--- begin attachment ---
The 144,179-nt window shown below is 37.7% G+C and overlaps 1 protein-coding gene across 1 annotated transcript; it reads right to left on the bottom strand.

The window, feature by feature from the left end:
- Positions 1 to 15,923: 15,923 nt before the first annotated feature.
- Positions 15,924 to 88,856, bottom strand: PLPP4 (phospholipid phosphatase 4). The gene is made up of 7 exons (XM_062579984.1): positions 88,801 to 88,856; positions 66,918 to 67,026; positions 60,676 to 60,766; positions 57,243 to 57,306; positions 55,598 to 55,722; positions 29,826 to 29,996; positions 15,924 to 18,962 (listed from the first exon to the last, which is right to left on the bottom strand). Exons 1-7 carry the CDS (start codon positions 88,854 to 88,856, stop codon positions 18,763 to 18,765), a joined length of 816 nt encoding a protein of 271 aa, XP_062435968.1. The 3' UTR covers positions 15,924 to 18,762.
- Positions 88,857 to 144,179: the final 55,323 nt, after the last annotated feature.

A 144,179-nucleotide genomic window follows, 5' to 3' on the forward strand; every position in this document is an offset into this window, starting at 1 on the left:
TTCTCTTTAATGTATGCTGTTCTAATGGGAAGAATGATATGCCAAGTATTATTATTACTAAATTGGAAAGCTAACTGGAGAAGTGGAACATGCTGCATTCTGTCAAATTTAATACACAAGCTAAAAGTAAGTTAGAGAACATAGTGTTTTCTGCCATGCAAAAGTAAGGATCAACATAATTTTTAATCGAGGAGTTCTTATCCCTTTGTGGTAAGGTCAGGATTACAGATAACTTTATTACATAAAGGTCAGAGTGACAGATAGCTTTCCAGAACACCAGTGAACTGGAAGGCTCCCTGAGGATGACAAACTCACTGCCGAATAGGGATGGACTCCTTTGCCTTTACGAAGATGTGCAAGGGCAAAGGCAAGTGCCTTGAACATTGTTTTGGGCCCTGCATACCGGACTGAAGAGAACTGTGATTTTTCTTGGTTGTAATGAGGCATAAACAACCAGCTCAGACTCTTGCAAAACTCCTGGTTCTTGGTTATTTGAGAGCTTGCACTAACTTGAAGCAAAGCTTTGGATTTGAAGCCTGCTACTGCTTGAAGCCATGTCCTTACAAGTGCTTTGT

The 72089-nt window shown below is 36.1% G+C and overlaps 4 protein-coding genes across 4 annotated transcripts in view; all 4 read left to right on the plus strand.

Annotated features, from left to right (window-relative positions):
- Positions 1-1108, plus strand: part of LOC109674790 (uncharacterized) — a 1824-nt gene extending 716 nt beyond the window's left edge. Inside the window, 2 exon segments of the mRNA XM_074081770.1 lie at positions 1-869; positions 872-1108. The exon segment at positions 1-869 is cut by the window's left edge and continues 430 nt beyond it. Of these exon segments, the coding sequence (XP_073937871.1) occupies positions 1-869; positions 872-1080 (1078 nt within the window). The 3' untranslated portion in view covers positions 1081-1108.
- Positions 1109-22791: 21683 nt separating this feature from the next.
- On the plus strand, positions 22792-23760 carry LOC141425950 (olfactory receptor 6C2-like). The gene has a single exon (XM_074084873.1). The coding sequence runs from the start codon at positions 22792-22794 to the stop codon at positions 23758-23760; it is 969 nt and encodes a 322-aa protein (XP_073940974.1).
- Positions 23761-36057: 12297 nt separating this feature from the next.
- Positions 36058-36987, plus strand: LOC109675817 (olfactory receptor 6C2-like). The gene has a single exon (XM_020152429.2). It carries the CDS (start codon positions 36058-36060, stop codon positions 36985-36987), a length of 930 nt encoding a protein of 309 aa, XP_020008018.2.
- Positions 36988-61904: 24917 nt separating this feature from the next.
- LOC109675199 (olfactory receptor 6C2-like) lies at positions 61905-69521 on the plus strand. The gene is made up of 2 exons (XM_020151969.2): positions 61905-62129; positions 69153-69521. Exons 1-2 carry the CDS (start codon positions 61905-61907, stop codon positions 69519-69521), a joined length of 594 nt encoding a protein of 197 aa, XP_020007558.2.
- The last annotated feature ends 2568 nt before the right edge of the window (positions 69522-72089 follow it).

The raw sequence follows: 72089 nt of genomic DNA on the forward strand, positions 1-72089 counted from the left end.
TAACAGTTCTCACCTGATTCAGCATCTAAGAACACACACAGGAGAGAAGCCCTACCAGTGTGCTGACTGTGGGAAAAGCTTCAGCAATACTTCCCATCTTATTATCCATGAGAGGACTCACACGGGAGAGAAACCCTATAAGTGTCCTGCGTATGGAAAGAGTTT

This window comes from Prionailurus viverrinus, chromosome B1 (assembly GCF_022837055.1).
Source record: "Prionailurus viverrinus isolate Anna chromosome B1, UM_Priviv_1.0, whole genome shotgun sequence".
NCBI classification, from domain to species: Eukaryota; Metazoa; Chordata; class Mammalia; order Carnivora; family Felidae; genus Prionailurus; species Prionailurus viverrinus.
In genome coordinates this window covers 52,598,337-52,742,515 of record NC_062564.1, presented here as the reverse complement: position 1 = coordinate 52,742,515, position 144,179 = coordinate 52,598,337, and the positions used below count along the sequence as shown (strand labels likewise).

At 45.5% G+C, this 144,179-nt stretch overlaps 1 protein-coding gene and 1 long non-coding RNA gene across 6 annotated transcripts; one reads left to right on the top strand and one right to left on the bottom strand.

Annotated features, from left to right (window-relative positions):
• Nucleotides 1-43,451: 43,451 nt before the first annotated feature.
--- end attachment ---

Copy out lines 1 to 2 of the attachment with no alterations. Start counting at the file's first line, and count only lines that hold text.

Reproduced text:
The 144,179-nt window shown below is 37.7% G+C and overlaps 1 protein-coding gene across 1 annotated transcript; it reads right to left on the bottom strand.

The window, feature by feature from the left end: